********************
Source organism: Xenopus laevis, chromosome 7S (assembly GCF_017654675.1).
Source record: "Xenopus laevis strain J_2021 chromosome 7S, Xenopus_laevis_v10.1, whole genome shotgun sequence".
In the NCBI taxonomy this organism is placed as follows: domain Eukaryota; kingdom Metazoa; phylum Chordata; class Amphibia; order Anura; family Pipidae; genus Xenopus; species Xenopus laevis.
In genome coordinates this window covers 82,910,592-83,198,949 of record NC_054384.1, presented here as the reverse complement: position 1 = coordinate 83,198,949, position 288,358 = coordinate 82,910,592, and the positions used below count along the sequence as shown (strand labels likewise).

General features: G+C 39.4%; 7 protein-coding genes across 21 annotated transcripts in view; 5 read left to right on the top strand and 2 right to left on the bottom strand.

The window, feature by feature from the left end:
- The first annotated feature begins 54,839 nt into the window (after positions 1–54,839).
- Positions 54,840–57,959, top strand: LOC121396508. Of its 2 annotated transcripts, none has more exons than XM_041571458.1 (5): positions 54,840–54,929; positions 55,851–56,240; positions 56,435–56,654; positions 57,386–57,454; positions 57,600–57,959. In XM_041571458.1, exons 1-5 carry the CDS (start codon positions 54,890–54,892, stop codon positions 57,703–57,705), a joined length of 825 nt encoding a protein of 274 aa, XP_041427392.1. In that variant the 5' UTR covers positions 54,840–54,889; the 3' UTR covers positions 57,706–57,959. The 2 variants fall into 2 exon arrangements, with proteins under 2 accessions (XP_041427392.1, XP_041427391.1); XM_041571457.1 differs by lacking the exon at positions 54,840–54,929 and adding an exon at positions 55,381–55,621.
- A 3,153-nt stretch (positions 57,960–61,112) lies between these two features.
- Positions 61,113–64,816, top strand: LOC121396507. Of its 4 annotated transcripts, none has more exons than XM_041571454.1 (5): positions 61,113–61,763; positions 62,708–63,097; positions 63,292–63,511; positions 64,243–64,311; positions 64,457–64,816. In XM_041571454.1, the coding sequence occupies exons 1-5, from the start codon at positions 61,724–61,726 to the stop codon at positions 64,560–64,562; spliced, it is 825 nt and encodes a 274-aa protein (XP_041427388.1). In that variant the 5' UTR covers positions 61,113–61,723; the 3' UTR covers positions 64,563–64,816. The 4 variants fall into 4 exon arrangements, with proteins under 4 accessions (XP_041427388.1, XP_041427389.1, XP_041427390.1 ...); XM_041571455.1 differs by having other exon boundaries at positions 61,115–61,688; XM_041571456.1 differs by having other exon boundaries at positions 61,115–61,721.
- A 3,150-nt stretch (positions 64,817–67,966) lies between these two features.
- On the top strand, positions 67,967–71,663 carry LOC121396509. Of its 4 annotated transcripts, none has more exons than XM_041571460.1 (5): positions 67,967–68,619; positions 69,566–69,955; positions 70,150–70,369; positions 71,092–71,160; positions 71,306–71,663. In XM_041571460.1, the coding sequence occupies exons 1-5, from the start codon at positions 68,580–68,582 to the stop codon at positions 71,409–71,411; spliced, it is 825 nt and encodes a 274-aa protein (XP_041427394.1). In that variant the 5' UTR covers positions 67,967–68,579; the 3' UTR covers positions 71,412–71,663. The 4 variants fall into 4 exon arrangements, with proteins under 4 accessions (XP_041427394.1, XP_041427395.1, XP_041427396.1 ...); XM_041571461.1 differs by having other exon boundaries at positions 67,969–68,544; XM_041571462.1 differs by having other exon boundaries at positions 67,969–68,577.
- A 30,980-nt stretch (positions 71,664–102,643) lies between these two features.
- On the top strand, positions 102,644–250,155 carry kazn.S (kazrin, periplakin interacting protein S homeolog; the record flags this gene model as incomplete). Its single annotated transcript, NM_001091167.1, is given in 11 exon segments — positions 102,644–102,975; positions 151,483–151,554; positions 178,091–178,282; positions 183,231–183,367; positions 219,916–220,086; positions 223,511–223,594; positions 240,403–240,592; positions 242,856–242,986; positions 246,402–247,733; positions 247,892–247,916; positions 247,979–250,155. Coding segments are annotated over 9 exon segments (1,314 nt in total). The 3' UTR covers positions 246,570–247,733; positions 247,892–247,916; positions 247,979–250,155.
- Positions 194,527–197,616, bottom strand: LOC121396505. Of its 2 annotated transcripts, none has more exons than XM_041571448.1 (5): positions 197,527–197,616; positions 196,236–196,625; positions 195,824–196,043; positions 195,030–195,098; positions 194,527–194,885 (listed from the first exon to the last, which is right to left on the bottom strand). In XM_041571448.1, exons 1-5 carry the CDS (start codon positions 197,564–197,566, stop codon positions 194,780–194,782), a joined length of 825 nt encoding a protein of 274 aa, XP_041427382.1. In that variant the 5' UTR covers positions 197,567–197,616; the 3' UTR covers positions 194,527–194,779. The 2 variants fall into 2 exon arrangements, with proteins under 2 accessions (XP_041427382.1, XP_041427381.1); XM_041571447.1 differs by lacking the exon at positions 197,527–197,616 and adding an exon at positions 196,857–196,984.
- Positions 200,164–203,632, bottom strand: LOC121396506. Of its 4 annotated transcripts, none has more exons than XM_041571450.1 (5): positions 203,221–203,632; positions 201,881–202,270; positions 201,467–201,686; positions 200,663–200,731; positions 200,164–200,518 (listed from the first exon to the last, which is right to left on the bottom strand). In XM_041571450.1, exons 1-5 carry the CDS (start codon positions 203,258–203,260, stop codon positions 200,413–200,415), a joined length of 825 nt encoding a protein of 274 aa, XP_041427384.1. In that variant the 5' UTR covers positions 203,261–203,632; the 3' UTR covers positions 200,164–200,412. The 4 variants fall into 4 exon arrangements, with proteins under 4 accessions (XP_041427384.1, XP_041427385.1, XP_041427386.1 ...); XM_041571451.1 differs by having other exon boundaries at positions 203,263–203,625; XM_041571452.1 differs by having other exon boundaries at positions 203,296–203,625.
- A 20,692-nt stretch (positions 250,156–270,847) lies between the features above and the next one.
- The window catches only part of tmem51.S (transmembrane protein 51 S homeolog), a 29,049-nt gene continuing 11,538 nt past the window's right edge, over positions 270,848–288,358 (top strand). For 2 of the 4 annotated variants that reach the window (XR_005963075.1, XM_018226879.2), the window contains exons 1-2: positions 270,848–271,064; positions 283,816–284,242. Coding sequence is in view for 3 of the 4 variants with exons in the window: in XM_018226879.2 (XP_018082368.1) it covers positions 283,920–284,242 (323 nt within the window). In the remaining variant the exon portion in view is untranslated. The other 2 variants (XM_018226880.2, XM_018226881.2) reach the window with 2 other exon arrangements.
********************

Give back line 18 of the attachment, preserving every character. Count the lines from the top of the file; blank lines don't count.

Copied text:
- The window catches only part of tmem51.S (transmembrane protein 51 S homeolog), a 29,049-nt gene continuing 11,538 nt past the window's right edge, over positions 270,848–288,358 (top strand). For 2 of the 4 annotated variants that reach the window (XR_005963075.1, XM_018226879.2), the window contains exons 1-2: positions 270,848–271,064; positions 283,816–284,242. Coding sequence is in view for 3 of the 4 variants with exons in the window: in XM_018226879.2 (XP_018082368.1) it covers positions 283,920–284,242 (323 nt within the window). In the remaining variant the exon portion in view is untranslated. The other 2 variants (XM_018226880.2, XM_018226881.2) reach the window with 2 other exon arrangements.